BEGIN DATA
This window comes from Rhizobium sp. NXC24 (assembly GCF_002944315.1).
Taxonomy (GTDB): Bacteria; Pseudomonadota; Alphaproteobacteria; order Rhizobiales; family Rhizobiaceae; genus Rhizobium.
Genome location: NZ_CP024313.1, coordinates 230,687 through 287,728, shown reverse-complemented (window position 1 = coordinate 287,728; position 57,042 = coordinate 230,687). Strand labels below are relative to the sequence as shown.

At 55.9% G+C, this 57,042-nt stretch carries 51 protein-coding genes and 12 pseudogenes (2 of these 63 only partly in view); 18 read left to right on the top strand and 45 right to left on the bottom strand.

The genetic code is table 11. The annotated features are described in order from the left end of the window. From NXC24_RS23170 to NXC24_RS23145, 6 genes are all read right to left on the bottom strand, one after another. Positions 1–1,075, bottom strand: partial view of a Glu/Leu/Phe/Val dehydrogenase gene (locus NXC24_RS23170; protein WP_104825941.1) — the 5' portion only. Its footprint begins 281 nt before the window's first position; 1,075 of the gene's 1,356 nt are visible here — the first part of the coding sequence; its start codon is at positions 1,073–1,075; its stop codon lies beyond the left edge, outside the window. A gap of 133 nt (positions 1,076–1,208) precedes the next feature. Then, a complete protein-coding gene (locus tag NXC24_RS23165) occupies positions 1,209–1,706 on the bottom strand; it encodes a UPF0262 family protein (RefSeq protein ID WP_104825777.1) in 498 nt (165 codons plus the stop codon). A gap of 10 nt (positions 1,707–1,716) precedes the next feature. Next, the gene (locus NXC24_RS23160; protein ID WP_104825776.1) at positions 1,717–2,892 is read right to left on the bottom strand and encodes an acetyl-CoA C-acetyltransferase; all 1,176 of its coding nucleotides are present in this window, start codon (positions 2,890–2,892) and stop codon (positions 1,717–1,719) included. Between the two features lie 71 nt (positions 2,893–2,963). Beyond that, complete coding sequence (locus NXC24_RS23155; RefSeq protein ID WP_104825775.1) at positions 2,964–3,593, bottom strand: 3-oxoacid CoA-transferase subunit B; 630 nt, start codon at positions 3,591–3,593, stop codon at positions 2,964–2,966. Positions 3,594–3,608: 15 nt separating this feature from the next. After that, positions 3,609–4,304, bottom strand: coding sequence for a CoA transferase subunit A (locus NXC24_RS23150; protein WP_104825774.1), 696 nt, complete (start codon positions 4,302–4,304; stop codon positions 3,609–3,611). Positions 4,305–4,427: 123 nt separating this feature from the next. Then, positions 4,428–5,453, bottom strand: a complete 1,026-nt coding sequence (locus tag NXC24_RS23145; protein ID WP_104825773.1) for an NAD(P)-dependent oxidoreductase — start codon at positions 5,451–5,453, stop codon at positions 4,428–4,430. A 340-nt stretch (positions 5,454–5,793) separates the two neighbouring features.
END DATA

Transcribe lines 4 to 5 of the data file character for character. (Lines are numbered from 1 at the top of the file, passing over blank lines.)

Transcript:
At 55.9% G+C, this 57,042-nt stretch carries 51 protein-coding genes and 12 pseudogenes (2 of these 63 only partly in view); 18 read left to right on the top strand and 45 right to left on the bottom strand.

The genetic code is table 11. The annotated features are described in order from the left end of the window. From NXC24_RS23170 to NXC24_RS23145, 6 genes are all read right to left on the bottom strand, one after another. Positions 1–1,075, bottom strand: partial view of a Glu/Leu/Phe/Val dehydrogenase gene (locus NXC24_RS23170; protein WP_104825941.1) — the 5' portion only. Its footprint begins 281 nt before the window's first position; 1,075 of the gene's 1,356 nt are visible here — the first part of the coding sequence; its start codon is at positions 1,073–1,075; its stop codon lies beyond the left edge, outside the window. A gap of 133 nt (positions 1,076–1,208) precedes the next feature. Then, a complete protein-coding gene (locus tag NXC24_RS23165) occupies positions 1,209–1,706 on the bottom strand; it encodes a UPF0262 family protein (RefSeq protein ID WP_104825777.1) in 498 nt (165 codons plus the stop codon). A gap of 10 nt (positions 1,707–1,716) precedes the next feature. Next, the gene (locus NXC24_RS23160; protein ID WP_104825776.1) at positions 1,717–2,892 is read right to left on the bottom strand and encodes an acetyl-CoA C-acetyltransferase; all 1,176 of its coding nucleotides are present in this window, start codon (positions 2,890–2,892) and stop codon (positions 1,717–1,719) included. Between the two features lie 71 nt (positions 2,893–2,963). Beyond that, complete coding sequence (locus NXC24_RS23155; RefSeq protein ID WP_104825775.1) at positions 2,964–3,593, bottom strand: 3-oxoacid CoA-transferase subunit B; 630 nt, start codon at positions 3,591–3,593, stop codon at positions 2,964–2,966. Positions 3,594–3,608: 15 nt separating this feature from the next. After that, positions 3,609–4,304, bottom strand: coding sequence for a CoA transferase subunit A (locus NXC24_RS23150; protein WP_104825774.1), 696 nt, complete (start codon positions 4,302–4,304; stop codon positions 3,609–3,611). Positions 4,305–4,427: 123 nt separating this feature from the next. Then, positions 4,428–5,453, bottom strand: a complete 1,026-nt coding sequence (locus tag NXC24_RS23145; protein ID WP_104825773.1) for an NAD(P)-dependent oxidoreductase — start codon at positions 5,451–5,453, stop codon at positions 4,428–4,430. A 340-nt stretch (positions 5,454–5,793) separates the two neighbouring features.